Scientists Were Wrong For 5+ Decades About How Certain Cancer Drugs Work. Here's Why It Matters.

By Josh Bloom — Nov 01, 2023
This could be big. All physicians or cancer researchers have been taught forever that a certain class of cancer drugs works by stopping mitosis, hence cancer cell division. However, a group at the University of Wisconsin discovered that everything we thought we knew about drugs like Taxol and vincristine - decades of textbooks - is wrong. The ramifications could reshape cancer drug research.
An abnormally dividing cancer cell. Photo credit: Beth Weaver, University of Wi…

More than 60 years after its discovery, the cancer drug vincristine still works. It just doesn't work in the same way that has been taught to physicians and cancer researchers for decades. The "old" mechanism of action by which a class of antiproliferative drugs was thought to function is similar but also distinctly different from that which a group from the University of Wisconsin-Madison elucidated and recently published

Although to the average reader, this discovery may seem trivial, perhaps even unimportant, in the cancer world, this is more like an apple flying off Sir Isaac Newton's head and ending up back on the tree. That's because there is a critically important class of chemo drugs called microtubule poisons – something I coincidentally (1) discussed in my last article. (See: If You're A *Poison Expert* It Is Unwise To Poison Your Wife. A Colchicine Lesson.)

Unsurprisingly, ChatGPT hasn't "caught up," but otherwise did OK.

Microtubule poisons disrupt the normal dynamics of microtubules, either by stabilizing them to prevent depolymerization or by destabilizing them to prevent proper polymerization. These disruptions interfere with critical cellular processes, particularly cell division.

Inhibiting mitosis

Microtubule poisons can be divided into two classes of drugs: Those that promote microtubule stability (microtubule-stabilizing agents) and those that do the opposite (microtubule-destabilizing agents). Both classes inhibit cell division –  one of the foundations of cancer therapy. 

Microtubule-stabilizing agents include the commonly used taxanes, (paclitaxel (Taxol) and docetaxel (Taxotere). 

Microtubule-destabilizing agents, also commonly used, include the vinca alkaloids (vinblastine, vincristine, vinorelbine, and others) and colchicine, which is less commonly used because of its toxicity. People taking vincristine are "lucky" in the sense that it is in the minimal emetogenicity category, the lowest category for the incidence of vomiting after a single IV dose, less than 10%. By contrast, cisplatin, which I wrote about recently, is in the highest risk category (>90%).

A mind-blowing experience

The Wisconsin scientists studied tumor samples taken from breast cancer patients at the University of Wisconsin Carbone Cancer Center. All patients had been treated with typical mitotic poison chemo drugs like vincristine or Taxol. The group measured how much of the drugs made it into the tumors and observed how the tumor cells responded to different concentrations. They found that some cells continued to divide after exposure to the drug but did so abnormally, the Eureka moment. At certain drug concentrations, the mitosis process "went nuts." Multiple clusters of daughter cells, having as many as five new cells, all sharing one set of chromosomes, were found (Figure 1). This was the group's mind-blowing experience.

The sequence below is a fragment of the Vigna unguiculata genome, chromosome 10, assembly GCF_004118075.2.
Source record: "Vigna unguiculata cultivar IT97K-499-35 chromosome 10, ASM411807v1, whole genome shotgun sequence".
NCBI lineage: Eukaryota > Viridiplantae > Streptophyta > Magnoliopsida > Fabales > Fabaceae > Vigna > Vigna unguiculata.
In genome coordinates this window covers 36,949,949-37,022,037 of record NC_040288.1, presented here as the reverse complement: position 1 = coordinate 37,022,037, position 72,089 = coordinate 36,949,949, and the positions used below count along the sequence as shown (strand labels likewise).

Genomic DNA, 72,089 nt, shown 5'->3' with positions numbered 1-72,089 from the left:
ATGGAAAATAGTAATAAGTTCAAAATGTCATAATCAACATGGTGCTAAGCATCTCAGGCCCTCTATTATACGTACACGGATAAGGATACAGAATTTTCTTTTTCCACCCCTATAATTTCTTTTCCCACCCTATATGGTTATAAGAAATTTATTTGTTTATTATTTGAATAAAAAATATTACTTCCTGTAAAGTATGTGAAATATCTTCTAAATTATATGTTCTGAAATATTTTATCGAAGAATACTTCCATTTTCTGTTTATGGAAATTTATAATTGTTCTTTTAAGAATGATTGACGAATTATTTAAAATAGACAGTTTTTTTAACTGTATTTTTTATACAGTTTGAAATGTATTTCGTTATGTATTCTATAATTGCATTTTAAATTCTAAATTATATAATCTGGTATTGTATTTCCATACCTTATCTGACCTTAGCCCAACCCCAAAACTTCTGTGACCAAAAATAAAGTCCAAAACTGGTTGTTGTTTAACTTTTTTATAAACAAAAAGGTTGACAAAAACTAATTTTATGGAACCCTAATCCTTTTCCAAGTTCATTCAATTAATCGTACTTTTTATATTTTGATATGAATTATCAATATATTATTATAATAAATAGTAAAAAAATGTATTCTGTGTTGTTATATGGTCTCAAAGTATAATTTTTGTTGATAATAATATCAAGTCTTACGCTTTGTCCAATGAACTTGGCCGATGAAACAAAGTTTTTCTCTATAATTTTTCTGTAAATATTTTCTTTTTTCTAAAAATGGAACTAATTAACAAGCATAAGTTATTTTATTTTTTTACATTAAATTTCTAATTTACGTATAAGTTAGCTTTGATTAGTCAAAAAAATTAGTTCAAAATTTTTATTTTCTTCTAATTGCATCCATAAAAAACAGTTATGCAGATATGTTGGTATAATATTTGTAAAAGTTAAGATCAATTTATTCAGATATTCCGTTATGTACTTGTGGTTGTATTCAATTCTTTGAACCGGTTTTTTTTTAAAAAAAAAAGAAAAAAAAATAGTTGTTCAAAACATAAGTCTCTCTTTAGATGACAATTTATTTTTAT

Figure 1. (Left) The "old" theory on microtubule mechanism of action. The figure shows stained cells treated with vinblastine (top) and untreated (bottom). (Right) A cell treated with paclitaxel divides into three genetically different daughter cells, which may or may not be viable. Credit: Beth Weaver, University of Wisconsin–Madison, PLOS Biology

“This was sort of mind-blowing...For decades, we all thought that the way paclitaxel works in patient tumors is by arresting them in mitosis. This is what I was taught as a graduate student. We all ‘knew’ this. In cells in a dish, labs all over the world have shown this. The problem was we were all using it at concentrations higher than those that actually get into the tumor.” [emphasis mine]

Dr. Beth Weaver in SciTechDaily

Time to rewrite textbooks?

It would appear that there are two problems with the long-held tenet regarding the mechanism of action of mitotic poisons: 1) Mitotic poisons don't necessarily stop cell division; they can also "mess it up," killing some cancer cells (this is why the drugs work) but allowing others to continue dividing in strange and previously unseen ways. 2) The effect seems to be a function of the concentration of the drug within the cells, which is lower than previously believed.

“So, after mitosis you have daughter cells that are no longer genetically identical and have lost chromosomes... We calculated that if a cell loses at least 20% of its DNA content, it is very likely going to die."

Dr. Beth Weaver, ibid

Now what?

This knowledge could substantially reshape cancer research. Should cancer scientists continue to look for superior antiproliferative drugs, or are they on the wrong path? If there is an inherent flaw in the understanding of how mitosis disrupters work, perhaps it's time to reconsider. Dr. Weaver says yes: 

"We've been barking up the wrong tree...We need to refocus our efforts on screwing up mitosis — on making chromosomal segregation worse."

(1) "Coincidence" doesn't even begin to describe how strange the timing is here. My Ph.D. involved the synthesis of vincristine analogs (microtubule poisons) as potential cancer drugs. About 50,000 years ago.


Josh Bloom

Director of Chemical and Pharmaceutical Science

Dr. Josh Bloom, the Director of Chemical and Pharmaceutical Science, comes from the world of drug discovery, where he did research for more than 20 years. He holds a Ph.D. in chemistry.

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